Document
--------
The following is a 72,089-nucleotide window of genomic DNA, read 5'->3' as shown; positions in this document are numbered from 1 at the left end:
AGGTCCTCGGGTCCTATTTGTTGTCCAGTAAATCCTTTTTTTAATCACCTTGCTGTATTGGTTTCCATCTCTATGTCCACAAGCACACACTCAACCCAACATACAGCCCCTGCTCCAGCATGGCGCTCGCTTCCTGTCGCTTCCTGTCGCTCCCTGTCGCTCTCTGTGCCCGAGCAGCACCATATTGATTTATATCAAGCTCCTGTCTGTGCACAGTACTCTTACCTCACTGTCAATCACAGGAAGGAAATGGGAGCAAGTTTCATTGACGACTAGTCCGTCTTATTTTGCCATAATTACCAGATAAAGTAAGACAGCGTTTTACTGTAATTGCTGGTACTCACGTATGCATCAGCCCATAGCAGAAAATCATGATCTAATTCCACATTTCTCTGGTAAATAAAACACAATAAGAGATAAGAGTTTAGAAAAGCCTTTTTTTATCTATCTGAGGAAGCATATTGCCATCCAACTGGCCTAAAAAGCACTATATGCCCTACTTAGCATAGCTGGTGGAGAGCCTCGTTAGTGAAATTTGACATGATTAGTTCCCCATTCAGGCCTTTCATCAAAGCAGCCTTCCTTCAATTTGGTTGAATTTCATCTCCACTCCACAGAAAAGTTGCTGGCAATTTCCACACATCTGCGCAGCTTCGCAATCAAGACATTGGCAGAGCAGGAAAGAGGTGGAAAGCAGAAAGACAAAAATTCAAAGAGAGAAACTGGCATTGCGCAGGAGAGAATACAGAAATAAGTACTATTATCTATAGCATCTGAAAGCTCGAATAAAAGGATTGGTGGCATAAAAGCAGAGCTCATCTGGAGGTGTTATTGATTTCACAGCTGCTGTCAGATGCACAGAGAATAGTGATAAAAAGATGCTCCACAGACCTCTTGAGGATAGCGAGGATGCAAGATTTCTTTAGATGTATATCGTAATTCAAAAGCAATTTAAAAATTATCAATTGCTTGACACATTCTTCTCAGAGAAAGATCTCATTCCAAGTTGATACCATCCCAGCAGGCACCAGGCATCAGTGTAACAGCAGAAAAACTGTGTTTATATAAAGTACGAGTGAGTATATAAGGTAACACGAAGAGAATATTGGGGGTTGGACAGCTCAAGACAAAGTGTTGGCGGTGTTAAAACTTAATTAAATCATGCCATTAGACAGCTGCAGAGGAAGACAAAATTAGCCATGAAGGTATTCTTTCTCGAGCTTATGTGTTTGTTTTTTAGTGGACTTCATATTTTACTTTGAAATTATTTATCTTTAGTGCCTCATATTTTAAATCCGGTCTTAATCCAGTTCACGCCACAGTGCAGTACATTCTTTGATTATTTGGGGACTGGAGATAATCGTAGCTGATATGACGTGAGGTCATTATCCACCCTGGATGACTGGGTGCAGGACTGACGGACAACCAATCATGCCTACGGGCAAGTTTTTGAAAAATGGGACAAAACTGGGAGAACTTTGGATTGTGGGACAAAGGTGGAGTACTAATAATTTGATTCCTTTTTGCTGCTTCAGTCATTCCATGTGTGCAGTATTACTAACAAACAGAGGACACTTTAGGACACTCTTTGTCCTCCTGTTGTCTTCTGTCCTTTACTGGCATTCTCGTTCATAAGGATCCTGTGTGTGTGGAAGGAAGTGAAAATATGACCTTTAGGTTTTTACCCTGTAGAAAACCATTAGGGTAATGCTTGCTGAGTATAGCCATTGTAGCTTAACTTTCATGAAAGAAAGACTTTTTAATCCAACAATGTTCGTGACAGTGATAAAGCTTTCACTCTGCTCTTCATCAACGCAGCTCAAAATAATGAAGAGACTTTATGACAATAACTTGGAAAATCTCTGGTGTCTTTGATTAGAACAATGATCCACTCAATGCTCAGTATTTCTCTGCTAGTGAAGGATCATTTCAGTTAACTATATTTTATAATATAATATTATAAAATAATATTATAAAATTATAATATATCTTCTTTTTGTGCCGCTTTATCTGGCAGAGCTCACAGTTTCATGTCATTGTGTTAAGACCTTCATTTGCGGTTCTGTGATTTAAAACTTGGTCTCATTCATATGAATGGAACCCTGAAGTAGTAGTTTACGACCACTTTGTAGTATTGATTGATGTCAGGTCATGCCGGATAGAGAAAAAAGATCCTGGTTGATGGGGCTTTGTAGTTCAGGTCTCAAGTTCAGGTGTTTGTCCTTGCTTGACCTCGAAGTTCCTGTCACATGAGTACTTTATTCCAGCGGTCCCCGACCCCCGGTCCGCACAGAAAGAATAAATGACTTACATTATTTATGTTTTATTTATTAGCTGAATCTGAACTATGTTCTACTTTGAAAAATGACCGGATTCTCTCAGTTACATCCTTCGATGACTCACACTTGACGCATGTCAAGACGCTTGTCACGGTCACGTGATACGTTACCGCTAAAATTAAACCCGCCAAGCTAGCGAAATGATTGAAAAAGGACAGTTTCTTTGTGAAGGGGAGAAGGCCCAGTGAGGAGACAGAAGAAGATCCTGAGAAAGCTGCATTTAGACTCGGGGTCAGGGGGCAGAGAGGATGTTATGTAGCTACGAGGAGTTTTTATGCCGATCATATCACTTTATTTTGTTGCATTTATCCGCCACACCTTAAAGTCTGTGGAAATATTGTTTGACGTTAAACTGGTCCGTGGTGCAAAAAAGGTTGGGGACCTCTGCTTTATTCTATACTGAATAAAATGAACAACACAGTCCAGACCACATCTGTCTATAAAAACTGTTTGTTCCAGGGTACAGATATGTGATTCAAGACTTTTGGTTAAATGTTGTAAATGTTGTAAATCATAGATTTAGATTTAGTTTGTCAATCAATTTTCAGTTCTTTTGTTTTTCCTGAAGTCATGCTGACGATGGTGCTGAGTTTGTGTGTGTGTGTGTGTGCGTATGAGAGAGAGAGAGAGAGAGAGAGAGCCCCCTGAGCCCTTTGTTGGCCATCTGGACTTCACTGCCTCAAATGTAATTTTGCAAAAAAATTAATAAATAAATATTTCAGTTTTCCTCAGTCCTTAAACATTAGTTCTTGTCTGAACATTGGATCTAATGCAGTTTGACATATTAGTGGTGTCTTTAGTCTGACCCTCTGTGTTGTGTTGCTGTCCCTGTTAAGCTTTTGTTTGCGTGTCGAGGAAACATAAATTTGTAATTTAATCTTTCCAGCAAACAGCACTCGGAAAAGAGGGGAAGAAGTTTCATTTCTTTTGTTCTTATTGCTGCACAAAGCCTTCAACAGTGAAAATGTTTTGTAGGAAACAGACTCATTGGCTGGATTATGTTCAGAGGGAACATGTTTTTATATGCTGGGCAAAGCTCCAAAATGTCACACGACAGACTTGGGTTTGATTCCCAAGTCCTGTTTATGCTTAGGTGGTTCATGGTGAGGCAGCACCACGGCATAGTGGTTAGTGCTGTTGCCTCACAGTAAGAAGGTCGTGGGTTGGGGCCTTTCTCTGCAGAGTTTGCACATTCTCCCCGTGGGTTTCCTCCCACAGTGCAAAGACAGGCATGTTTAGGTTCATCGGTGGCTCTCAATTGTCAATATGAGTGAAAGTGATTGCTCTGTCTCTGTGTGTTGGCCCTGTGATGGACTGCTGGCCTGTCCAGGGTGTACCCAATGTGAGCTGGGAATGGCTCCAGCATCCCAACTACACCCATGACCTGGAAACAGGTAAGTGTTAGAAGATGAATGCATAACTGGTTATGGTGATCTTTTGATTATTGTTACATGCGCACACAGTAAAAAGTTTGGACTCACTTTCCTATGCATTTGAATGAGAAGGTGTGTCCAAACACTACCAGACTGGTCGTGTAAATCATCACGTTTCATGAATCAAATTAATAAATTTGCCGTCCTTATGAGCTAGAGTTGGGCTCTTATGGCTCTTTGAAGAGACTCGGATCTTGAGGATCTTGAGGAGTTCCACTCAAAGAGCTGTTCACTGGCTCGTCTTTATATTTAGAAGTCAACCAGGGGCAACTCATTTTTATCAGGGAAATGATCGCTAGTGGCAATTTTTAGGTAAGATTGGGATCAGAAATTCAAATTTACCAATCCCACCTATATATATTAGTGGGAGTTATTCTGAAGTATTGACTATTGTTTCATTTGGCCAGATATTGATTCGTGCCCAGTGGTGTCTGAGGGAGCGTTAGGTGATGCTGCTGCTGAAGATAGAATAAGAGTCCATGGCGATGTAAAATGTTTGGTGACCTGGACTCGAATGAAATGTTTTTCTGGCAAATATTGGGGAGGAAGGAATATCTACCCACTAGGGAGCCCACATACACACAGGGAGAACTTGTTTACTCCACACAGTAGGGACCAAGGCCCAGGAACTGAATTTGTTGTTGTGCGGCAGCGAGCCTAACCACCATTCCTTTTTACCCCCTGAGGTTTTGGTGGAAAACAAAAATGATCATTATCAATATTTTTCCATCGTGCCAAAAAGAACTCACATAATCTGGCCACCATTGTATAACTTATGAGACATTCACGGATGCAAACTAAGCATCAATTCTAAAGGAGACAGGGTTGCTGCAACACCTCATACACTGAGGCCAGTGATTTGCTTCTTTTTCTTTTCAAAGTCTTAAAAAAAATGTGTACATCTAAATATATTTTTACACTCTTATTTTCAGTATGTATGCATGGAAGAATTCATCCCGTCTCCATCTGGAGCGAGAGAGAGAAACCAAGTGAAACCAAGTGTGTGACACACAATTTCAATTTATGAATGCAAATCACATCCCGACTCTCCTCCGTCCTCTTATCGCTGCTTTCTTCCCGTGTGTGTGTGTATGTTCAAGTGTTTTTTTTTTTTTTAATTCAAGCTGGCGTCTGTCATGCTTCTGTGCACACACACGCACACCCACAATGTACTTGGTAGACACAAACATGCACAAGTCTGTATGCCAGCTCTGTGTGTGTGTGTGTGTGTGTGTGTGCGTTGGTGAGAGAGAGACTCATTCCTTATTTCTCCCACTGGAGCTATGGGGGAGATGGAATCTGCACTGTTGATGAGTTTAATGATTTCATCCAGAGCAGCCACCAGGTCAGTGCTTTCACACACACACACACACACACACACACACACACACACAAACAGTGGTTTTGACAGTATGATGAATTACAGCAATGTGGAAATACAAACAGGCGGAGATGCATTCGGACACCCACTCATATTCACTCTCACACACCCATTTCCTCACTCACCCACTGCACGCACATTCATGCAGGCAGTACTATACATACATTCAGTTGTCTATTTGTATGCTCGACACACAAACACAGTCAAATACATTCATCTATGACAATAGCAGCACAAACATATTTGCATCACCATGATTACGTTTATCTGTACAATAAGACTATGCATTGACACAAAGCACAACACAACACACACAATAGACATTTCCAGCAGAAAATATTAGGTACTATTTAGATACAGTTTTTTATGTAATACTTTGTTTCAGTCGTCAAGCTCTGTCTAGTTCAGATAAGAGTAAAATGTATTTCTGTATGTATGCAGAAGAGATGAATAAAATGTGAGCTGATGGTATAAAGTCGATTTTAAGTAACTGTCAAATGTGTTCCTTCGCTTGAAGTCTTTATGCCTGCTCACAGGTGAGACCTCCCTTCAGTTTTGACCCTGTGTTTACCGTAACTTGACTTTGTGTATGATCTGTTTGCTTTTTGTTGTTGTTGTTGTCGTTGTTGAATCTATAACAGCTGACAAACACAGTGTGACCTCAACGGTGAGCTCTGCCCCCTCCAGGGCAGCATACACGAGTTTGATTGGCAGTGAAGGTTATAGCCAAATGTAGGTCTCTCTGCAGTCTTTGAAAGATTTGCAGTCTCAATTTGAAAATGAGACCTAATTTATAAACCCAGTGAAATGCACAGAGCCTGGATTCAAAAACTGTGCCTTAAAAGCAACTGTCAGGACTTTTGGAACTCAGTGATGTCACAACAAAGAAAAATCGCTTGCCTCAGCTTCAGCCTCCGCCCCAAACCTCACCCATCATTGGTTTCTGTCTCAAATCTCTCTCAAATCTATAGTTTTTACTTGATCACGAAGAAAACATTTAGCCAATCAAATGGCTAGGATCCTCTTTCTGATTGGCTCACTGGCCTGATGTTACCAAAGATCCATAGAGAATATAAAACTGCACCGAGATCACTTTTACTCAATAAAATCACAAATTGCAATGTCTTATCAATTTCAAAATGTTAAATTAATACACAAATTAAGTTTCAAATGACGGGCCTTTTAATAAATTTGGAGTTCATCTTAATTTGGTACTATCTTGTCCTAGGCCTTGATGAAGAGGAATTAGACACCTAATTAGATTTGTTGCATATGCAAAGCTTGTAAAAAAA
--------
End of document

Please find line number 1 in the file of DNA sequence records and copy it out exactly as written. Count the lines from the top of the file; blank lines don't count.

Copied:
The following is a 72,089-nucleotide window of genomic DNA, read 5'->3' as shown; positions in this document are numbered from 1 at the left end: